As you review your filing requirements for 2013, make sure you don’t overlook the so-called “nanny tax.” If you have a household employee, you could be liable to pay state and federal payroll taxes.
First, you must determine whether you have a household employee. Generally, this is someone you hire to work in or around your house. It could be a babysitter, nurse, maid, housekeeper, or gardener. It doesn’t matter whether they work part-time or full-time, or whether you pay them hourly, weekly, or by the job.
But not everyone who works around your house is an employee. For example, if a lawn service sends someone to cut your grass each week, that person is not your employee. As a general rule, workers who bring their own tools, do work for multiple customers, or control when and how they do the work, are not your household employees.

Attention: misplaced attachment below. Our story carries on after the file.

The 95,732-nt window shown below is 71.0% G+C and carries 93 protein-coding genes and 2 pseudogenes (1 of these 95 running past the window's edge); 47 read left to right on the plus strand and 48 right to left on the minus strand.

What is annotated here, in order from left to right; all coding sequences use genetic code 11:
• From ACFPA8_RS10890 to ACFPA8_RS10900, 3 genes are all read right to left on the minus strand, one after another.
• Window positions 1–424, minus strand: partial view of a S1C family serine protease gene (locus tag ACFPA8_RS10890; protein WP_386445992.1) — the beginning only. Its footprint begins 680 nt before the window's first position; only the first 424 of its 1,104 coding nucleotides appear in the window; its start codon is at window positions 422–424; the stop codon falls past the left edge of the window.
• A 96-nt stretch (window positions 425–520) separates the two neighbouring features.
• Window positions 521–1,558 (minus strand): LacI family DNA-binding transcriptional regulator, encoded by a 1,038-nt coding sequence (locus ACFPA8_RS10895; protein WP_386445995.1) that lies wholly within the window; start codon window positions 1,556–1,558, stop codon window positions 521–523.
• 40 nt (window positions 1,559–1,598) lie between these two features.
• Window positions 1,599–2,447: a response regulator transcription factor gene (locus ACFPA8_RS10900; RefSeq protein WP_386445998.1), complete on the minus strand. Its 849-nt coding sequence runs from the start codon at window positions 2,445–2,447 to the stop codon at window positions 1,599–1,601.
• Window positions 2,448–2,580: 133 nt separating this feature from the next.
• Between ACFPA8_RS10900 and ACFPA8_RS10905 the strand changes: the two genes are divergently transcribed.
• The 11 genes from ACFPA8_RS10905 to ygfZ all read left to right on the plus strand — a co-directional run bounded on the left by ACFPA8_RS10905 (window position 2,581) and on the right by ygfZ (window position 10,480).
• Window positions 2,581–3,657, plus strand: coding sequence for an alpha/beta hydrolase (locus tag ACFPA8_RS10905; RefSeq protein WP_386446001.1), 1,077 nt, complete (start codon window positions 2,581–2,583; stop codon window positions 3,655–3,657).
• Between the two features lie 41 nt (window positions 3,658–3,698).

If you have a household employee, you’ll generally be responsible for 2013 payroll taxes if you paid that individual more than $1,800 last year. However, federal unemployment tax kicks in if you pay more than $1,000 to all domestic employees in any quarter.
It’s not always easy to tell whether you have a household employee, or whether exceptions apply. If in doubt, don’t hesitate to contact our office.
Gilliland & Associates, PC is a full-service CPA firm specializing in tax planning for individuals and businesses in the Northern Virginia area. We are based in Falls Church, VA and also service clients in the McLean and Tysons Corner, VA. Gilliland & Associates specializes known for our superior knowledge and aggressive interpretation and application of tax laws, we help you keep more of your earnings by finding you the lowest possible tax on your business or personal tax return. You can connect with us on Google+ <https://plus.google.com/108764776146415485651/posts> , LinkedIn <http://www.linkedin.com/in/gillilandcpa> , Facebook <https://www.facebook.com/gillilandcpa> , and Twitter <https://twitter.com/dnggcpa>